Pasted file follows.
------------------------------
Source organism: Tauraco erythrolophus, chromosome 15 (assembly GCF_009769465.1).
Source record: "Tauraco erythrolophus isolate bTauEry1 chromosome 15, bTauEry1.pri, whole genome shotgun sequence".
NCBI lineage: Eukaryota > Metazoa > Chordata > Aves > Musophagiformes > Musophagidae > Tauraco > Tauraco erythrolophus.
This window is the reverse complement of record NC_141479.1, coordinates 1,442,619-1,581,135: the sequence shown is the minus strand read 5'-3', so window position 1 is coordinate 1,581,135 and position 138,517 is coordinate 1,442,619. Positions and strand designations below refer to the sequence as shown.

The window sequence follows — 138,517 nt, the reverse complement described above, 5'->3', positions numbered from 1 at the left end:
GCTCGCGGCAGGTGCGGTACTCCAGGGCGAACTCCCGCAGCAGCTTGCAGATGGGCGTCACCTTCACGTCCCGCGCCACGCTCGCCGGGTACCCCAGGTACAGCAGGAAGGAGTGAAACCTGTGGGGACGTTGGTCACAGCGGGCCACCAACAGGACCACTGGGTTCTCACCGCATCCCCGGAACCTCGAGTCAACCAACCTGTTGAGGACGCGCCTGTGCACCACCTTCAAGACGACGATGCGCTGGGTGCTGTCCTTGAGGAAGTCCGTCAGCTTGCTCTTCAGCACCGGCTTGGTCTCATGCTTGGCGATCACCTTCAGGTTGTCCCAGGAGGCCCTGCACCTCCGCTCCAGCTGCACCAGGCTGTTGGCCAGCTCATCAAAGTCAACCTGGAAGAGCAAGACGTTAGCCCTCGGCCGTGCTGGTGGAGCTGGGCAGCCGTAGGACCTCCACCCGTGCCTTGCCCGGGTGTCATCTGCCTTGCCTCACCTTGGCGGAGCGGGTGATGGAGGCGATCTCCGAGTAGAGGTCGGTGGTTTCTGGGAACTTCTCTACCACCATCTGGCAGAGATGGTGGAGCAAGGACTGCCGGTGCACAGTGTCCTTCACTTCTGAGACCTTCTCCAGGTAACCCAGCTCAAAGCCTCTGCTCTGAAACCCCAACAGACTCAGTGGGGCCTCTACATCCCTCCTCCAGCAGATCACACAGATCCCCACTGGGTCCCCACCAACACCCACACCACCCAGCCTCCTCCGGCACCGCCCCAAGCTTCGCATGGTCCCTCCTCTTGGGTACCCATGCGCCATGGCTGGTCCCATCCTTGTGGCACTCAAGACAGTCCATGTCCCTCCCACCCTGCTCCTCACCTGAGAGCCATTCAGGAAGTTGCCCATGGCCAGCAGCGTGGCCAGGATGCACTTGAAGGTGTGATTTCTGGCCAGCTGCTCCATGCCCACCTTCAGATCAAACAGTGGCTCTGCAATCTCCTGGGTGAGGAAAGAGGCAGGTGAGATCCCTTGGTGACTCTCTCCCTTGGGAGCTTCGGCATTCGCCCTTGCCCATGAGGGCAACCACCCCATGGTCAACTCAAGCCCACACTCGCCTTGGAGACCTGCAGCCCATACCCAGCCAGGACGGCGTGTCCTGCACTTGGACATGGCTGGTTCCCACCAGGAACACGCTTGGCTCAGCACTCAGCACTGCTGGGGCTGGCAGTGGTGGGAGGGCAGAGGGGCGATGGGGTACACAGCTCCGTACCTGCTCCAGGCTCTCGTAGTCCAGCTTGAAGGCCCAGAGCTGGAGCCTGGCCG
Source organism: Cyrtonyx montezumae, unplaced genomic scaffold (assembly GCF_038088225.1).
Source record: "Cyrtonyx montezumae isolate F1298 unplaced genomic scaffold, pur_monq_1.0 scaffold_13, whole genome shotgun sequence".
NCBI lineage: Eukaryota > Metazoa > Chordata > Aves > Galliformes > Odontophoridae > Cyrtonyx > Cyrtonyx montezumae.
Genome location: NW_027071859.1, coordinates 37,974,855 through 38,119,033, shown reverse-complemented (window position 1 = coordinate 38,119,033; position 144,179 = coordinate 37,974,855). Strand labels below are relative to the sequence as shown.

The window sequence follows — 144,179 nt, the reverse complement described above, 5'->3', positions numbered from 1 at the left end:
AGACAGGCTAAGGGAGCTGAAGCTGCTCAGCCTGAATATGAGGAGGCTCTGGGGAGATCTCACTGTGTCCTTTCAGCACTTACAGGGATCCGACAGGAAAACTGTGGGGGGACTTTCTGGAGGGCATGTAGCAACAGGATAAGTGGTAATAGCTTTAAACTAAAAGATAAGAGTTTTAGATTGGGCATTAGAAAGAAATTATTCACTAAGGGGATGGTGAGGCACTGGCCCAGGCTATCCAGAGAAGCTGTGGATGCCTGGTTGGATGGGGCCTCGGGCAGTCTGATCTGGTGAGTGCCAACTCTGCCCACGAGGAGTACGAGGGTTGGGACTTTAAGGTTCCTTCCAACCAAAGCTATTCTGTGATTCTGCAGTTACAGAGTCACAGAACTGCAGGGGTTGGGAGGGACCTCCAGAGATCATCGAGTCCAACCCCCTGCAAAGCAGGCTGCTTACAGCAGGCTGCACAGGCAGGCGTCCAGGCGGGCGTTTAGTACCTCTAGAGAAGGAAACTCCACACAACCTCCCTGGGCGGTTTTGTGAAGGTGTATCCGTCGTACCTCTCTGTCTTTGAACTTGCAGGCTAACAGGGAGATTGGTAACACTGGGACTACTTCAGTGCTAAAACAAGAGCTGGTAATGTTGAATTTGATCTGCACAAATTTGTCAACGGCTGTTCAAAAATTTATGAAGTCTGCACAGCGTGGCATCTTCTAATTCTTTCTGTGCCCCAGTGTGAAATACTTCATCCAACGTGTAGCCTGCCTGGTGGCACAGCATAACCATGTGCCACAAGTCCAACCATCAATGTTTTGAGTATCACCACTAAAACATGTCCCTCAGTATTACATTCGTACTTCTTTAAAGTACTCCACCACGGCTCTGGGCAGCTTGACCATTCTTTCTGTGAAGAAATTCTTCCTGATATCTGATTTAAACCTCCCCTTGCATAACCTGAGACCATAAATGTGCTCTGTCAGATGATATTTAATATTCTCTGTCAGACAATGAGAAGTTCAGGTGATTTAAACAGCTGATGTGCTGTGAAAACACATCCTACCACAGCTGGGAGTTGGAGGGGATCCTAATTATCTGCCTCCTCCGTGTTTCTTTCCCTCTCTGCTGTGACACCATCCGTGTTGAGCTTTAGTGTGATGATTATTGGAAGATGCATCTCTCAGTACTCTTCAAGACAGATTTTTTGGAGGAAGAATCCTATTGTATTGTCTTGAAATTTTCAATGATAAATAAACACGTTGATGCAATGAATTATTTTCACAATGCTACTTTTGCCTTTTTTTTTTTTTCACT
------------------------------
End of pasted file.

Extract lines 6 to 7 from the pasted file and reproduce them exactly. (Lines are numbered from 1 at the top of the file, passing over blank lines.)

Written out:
GCTCGCGGCAGGTGCGGTACTCCAGGGCGAACTCCCGCAGCAGCTTGCAGATGGGCGTCACCTTCACGTCCCGCGCCACGCTCGCCGGGTACCCCAGGTACAGCAGGAAGGAGTGAAACCTGTGGGGACGTTGGTCACAGCGGGCCACCAACAGGACCACTGGGTTCTCACCGCATCCCCGGAACCTCGAGTCAACCAACCTGTTGAGGACGCGCCTGTGCACCACCTTCAAGACGACGATGCGCTGGGTGCTGTCCTTGAGGAAGTCCGTCAGCTTGCTCTTCAGCACCGGCTTGGTCTCATGCTTGGCGATCACCTTCAGGTTGTCCCAGGAGGCCCTGCACCTCCGCTCCAGCTGCACCAGGCTGTTGGCCAGCTCATCAAAGTCAACCTGGAAGAGCAAGACGTTAGCCCTCGGCCGTGCTGGTGGAGCTGGGCAGCCGTAGGACCTCCACCCGTGCCTTGCCCGGGTGTCATCTGCCTTGCCTCACCTTGGCGGAGCGGGTGATGGAGGCGATCTCCGAGTAGAGGTCGGTGGTTTCTGGGAACTTCTCTACCACCATCTGGCAGAGATGGTGGAGCAAGGACTGCCGGTGCACAGTGTCCTTCACTTCTGAGACCTTCTCCAGGTAACCCAGCTCAAAGCCTCTGCTCTGAAACCCCAACAGACTCAGTGGGGCCTCTACATCCCTCCTCCAGCAGATCACACAGATCCCCACTGGGTCCCCACCAACACCCACACCACCCAGCCTCCTCCGGCACCGCCCCAAGCTTCGCATGGTCCCTCCTCTTGGGTACCCATGCGCCATGGCTGGTCCCATCCTTGTGGCACTCAAGACAGTCCATGTCCCTCCCACCCTGCTCCTCACCTGAGAGCCATTCAGGAAGTTGCCCATGGCCAGCAGCGTGGCCAGGATGCACTTGAAGGTGTGATTTCTGGCCAGCTGCTCCATGCCCACCTTCAGATCAAACAGTGGCTCTGCAATCTCCTGGGTGAGGAAAGAGGCAGGTGAGATCCCTTGGTGACTCTCTCCCTTGGGAGCTTCGGCATTCGCCCTTGCCCATGAGGGCAACCACCCCATGGTCAACTCAAGCCCACACTCGCCTTGGAGACCTGCAGCCCATACCCAGCCAGGACGGCGTGTCCTGCACTTGGACATGGCTGGTTCCCACCAGGAACACGCTTGGCTCAGCACTCAGCACTGCTGGGGCTGGCAGTGGTGGGAGGGCAGAGGGGCGATGGGGTACACAGCTCCGTACCTGCTCCAGGCTCTCGTAGTCCAGCTTGAAGGCCCAGAGCTGGAGCCTGGCCG
Source organism: Cyrtonyx montezumae, unplaced genomic scaffold (assembly GCF_038088225.1).